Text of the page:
Trust the Process
By: Doug Kaminski
Chief Revenue Officer, Cobra Legal Solutions
Trust the Process, Because Processes Have to Evolve to Lead to Improvement.
We’re in the midst of the NBA basketball playoffs and the top seed in the Eastern Conference this year is the Philadelphia 76ers. The 76ers used to be bad – really bad. They won just ten games in an 82-game season a mere five years ago. Back then, their general manager talked about trusting the process to building a better team and one of his first draft picks, Joel Embiid, was a player that (due to injuries) didn’t even play for two seasons. Echoing their GM, Embiid encouraged fans to “trust the process”. Embiid became the player most associated with the process and even adopted “The Process” as his nickname. When he finally played, he developed into one of the best players in the NBA.
Sometimes, processes have to evolve to enable organizations to do things better. We may “trust the process”, but if we don’t continue to evolve the process, that process may cause us to fall behind and be less efficient than we can be. From an eDiscovery standpoint, processes are always evolving. Here are examples of how eDiscovery processes have evolved in recent years.
EDISCOVERY PROCESS EVOLUTION
In looking at how eDiscovery processes have evolved, let’s take a look at them phase-by-phase:
Information Governance: The process associated with InfoGov used to be primarily procedural, which is why the term “records management” used to be synonymous with “information governance”. Not anymore. Now, effective information governance leverages technology to enable companies to identify where important and sensitive data is located within the company and also helps identify data that can be defensibly deleted. You can’t have an effective InfoGov program any more without leveraging technology.
Identification and Preservation: As we recently discussed in this post, a recent phenomenon in legal hold management is to identify, lock down and preserve ESI in place in the cloud enterprise systems that organizations use every day to govern their information. This is not only the evolution of one process – it’s the linking of three processes more and more into one: InfoGov, Identification and Preservation. Now, that’s process improvement!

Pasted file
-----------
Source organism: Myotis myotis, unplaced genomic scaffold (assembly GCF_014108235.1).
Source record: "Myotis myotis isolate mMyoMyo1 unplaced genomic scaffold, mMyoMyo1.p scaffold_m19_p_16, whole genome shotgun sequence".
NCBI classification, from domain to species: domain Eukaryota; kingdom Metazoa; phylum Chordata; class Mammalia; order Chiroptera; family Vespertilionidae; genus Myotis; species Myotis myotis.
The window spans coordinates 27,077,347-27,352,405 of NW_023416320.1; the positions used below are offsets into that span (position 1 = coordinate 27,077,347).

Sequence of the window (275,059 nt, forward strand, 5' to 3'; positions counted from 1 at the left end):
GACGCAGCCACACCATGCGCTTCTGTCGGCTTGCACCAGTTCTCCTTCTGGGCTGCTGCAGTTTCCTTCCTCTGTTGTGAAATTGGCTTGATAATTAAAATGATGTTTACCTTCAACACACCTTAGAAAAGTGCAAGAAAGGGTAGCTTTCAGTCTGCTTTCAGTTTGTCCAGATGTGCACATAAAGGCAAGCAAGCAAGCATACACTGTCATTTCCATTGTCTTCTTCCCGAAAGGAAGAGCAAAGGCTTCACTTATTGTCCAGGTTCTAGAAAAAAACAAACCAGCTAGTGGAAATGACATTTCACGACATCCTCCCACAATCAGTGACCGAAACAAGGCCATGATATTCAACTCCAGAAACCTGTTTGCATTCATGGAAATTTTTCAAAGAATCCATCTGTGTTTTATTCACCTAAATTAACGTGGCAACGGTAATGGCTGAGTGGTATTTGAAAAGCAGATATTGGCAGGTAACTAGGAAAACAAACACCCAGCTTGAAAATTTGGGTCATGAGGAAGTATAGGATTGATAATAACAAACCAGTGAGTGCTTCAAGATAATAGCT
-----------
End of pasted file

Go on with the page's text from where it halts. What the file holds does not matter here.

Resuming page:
Collection: Collection of ESI used to be performed at a custodian level, and it often had to performed in person, by collection specialists going to offices to physically collect entire data stores from custodians, which was inefficient and expensive. Today, collections are performed largely remotely and because of data preserved in place, can be limited to targeted data likely to be responsive to the goals for the discovery effort. Mass collections are no longer required.
Processing: This phase even has the word “process” in it. Remember the days when processing platforms used to be separate from review platforms and you had to transfer data from the processing platform to the review platform – manually? Now, they’re integrated and processing has continued to become more efficient and effective as computer processors (there’s what word again) become more powerful.
Analysis: The ability to perform analytics on the data associated with your eDiscovery projects has grown by leaps and bounds. Dashboards are common these days at a project level or even across all projects or cases. Artificial intelligence analytics are being introduced in more and more areas of the eDiscovery workflow. This process may be evolving more than any other.
Review: Certainly, review has evolved considerably with review teams able to work remotely, able to leverage predictive coding technologies and able to track metrics associated with the review process to continue to improve the efficiency and effectiveness of review.
Production: Remember how productions used to be delivered? In a series of CD or DVD disks? Now, they can be delivered securely via secured file transfer protocols (SFTP) without leaving your desk.
Presentation: Even presentation has evolved – during the pandemic, we are conducting more hearings, depositions and even some trials via web conferencing. Despite the challenges of a pandemic, process improvement still found a way to get the job done and virtual presentations events are here to stay.
Process improvement doesn’t happen in a vacuum – it happens through experts understanding process optimization and how to leverage technology to make those processes more efficient and cost effective. There are experts who are immersed in eDiscovery processes and workflows, who understand technology and work with their clients in order to improve processes for those clients. Technology + Expertise = Process Improvement. So, trust the process. It worked for Joel Embiid and the 76ers!
For more information about Cobra’s Dedicated Resources and Legal Process Optimization services, click here.
Leave a ReplyWant to join the discussion?
Feel free to contribute!